Mediation is a process. Most experienced lawyers get this; many litigants (even experienced ones) do not. The process can be slow and frustrating. There’s a lot of down time to ponder what could be going on in the other room. What could take so long? If the parties were economically rational and dispassionate, cases would settle without mediation. But often they’re not. It takes the time sequestered in mediation to focus on the real issues, to vent, to build trust, to hear the assessment of a neutral and ultimately (hopefully) to adjust expectations.
Having litigated these cases for more than 30 years, I was first asked to mediate almost 15 years ago by two counsel for whom I have great respect. The case was a volatile sexual harassment case with highly prominent players, not all of whom were willing to even come to the table. It took a late night and a week of additional caucuses and a little door slamming, but we got it done. I’ve been mediating cases regularly since.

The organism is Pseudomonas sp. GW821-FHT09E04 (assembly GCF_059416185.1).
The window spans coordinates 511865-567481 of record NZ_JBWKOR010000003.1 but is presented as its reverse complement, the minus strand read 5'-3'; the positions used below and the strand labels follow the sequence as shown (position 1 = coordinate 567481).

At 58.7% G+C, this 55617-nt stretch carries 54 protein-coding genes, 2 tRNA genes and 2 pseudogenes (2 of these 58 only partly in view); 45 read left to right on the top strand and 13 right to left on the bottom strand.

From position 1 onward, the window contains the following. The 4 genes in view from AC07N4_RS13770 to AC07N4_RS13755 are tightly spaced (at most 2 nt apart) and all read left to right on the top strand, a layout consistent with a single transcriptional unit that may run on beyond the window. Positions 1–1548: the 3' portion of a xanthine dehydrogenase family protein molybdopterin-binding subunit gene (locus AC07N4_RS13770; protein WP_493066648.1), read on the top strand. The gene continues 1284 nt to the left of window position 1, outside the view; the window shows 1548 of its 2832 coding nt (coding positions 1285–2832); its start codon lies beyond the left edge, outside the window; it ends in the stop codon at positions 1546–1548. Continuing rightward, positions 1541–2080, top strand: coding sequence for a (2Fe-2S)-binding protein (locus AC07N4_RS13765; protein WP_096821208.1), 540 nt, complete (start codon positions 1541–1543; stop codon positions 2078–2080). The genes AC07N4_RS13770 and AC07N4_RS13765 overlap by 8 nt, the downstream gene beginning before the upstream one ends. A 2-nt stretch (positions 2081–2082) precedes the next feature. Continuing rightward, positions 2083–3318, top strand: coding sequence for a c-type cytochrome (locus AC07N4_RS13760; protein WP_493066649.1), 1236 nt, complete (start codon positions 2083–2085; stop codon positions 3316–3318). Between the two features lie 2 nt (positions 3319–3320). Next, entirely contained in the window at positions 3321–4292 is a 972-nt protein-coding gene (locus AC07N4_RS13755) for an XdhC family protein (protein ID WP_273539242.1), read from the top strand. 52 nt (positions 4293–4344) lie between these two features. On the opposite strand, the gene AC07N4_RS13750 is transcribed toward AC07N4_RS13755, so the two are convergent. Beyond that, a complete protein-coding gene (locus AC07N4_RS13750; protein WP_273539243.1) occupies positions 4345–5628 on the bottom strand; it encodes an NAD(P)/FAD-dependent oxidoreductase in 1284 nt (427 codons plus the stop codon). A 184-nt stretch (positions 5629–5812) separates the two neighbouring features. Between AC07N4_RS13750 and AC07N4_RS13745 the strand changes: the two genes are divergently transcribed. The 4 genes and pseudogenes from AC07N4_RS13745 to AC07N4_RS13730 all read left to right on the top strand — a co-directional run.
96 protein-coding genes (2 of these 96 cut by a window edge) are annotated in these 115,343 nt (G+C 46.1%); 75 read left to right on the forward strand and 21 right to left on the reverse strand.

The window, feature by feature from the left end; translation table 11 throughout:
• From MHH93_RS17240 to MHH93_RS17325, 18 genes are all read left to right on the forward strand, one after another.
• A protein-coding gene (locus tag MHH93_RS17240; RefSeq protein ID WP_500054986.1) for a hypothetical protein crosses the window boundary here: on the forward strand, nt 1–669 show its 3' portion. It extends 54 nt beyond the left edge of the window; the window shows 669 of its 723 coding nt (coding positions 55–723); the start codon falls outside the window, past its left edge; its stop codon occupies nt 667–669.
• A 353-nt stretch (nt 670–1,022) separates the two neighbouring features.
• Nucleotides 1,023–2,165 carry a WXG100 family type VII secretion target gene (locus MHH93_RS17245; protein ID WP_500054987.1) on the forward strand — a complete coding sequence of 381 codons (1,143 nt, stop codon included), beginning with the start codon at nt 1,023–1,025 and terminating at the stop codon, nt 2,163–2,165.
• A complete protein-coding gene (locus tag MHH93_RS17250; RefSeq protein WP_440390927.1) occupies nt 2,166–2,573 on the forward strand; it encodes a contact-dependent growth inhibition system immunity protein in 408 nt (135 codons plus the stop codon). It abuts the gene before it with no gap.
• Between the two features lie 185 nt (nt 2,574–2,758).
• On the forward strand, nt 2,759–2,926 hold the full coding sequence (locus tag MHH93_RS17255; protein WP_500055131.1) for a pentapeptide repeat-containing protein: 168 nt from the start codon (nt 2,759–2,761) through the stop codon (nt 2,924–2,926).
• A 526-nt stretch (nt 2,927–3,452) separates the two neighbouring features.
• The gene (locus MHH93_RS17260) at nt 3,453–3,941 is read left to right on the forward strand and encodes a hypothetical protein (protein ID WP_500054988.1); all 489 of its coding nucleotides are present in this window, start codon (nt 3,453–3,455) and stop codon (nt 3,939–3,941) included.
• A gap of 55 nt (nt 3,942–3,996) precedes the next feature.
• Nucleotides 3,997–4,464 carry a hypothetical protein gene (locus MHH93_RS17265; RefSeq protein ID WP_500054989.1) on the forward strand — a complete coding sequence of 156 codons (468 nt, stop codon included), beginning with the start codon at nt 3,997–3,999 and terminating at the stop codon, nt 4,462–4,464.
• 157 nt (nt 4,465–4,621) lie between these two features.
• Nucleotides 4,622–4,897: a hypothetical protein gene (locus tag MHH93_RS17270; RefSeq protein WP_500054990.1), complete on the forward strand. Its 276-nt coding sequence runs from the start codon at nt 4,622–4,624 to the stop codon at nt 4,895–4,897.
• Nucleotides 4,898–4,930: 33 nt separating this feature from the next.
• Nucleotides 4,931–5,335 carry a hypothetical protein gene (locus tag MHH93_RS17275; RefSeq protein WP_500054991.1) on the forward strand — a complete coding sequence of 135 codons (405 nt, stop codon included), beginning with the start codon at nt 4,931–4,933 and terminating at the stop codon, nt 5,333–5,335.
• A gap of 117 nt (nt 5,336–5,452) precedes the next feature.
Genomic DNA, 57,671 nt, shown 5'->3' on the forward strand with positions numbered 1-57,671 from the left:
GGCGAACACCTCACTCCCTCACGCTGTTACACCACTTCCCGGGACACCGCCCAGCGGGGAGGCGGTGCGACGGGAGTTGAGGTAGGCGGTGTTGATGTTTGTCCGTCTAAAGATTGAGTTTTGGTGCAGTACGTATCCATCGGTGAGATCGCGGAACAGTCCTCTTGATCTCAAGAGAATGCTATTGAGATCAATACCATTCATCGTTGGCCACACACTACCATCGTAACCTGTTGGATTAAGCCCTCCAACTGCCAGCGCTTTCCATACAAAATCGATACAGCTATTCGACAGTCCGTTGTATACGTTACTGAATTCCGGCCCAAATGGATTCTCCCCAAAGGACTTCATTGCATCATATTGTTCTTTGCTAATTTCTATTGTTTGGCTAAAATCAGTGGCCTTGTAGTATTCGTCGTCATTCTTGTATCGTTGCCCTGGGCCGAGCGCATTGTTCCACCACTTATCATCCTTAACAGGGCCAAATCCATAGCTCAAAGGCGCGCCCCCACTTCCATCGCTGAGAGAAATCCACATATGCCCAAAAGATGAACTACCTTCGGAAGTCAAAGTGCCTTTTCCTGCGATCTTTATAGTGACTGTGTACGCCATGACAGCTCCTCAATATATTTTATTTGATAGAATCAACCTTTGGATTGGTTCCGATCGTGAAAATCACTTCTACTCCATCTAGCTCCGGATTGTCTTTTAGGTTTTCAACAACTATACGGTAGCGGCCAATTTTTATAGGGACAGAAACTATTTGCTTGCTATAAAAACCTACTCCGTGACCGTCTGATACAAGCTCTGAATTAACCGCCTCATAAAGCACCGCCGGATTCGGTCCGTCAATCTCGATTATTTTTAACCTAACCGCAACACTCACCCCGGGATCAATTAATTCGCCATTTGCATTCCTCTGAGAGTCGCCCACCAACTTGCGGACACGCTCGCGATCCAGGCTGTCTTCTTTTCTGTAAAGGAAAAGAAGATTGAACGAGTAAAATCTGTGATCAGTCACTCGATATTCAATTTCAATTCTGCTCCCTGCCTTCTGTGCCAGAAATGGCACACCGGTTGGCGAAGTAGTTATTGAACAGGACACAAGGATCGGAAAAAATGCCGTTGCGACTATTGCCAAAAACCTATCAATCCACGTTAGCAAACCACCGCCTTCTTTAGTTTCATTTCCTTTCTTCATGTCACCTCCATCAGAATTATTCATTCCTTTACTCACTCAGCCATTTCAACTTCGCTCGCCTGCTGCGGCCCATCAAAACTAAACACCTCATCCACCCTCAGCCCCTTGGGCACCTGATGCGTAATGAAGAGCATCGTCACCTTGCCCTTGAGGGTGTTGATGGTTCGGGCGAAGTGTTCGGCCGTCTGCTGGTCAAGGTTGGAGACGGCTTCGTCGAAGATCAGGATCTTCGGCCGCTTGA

These days, I usually have a pretty good sense where they will settle (or at least where they should) within the first hour or so. But many mediations take time – hours, even weeks – to get to that number. The plaintiff needs to be heard, sometimes more than once. A first-time defendant may need to vent about the injustice of the system. All parties need to appreciate the vulnerabilities (every case has them) in the case they have been invested in for years.
An advantage of spending the time in mediation is that everything is on the table, including possibilities the parties may not recognize at first. Our approach is to evaluate each party’s relative priorities and chart a course to a realistic resolution that satisfies those priorities to the extent possible. In one mediation, we closed the deal with a set of golf clubs for the plaintiff’s attorney from the pro shop. Everyone has their price.